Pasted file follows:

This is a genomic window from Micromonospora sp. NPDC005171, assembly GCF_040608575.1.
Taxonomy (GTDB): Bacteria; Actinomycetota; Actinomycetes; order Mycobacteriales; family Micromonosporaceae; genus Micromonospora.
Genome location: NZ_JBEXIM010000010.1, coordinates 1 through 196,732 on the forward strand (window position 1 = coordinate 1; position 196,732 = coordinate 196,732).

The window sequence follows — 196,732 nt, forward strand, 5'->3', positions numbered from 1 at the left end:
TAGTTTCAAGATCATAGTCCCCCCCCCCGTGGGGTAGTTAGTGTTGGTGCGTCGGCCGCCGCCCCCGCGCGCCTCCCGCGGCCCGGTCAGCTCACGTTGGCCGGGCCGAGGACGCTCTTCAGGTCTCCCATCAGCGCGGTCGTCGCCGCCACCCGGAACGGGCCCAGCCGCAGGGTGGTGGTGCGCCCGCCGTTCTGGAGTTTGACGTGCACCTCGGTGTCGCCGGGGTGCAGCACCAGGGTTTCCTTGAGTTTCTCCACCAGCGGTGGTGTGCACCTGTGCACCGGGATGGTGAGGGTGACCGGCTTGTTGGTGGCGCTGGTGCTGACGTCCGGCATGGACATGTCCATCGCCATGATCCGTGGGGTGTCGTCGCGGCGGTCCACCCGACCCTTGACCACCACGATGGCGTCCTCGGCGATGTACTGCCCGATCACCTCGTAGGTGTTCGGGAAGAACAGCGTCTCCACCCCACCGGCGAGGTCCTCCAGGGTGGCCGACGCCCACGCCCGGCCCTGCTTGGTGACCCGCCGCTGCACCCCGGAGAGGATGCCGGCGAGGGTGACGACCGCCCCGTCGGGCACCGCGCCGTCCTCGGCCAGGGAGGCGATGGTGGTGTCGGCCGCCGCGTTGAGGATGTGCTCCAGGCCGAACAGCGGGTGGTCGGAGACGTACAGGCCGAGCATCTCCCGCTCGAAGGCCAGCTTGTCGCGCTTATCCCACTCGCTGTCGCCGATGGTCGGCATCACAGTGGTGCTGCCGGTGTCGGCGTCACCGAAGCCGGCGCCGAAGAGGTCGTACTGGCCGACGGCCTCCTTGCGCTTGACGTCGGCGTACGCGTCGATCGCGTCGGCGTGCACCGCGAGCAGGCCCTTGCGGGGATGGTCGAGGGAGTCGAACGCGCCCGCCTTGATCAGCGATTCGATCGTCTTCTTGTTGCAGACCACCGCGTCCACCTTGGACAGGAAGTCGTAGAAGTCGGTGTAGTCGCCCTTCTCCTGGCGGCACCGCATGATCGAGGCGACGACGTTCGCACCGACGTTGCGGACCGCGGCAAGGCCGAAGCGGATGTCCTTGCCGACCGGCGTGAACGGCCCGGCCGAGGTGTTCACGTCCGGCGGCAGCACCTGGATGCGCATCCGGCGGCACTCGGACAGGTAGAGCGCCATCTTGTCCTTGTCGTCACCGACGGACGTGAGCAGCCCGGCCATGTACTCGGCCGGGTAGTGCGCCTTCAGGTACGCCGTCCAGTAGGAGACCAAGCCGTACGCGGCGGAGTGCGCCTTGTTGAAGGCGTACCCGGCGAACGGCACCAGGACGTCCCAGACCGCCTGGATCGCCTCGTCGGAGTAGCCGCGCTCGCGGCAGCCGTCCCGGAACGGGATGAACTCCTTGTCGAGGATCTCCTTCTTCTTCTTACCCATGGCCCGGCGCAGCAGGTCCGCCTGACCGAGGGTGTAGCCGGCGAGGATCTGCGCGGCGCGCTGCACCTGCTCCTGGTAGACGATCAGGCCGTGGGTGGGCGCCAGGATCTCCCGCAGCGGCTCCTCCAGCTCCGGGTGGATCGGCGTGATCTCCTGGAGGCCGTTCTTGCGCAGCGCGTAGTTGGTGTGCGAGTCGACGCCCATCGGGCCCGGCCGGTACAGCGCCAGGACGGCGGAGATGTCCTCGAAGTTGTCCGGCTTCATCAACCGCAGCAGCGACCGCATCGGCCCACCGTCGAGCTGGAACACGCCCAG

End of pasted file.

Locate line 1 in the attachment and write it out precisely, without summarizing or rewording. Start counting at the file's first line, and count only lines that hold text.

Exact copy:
This is a genomic window from Micromonospora sp. NPDC005171, assembly GCF_040608575.1.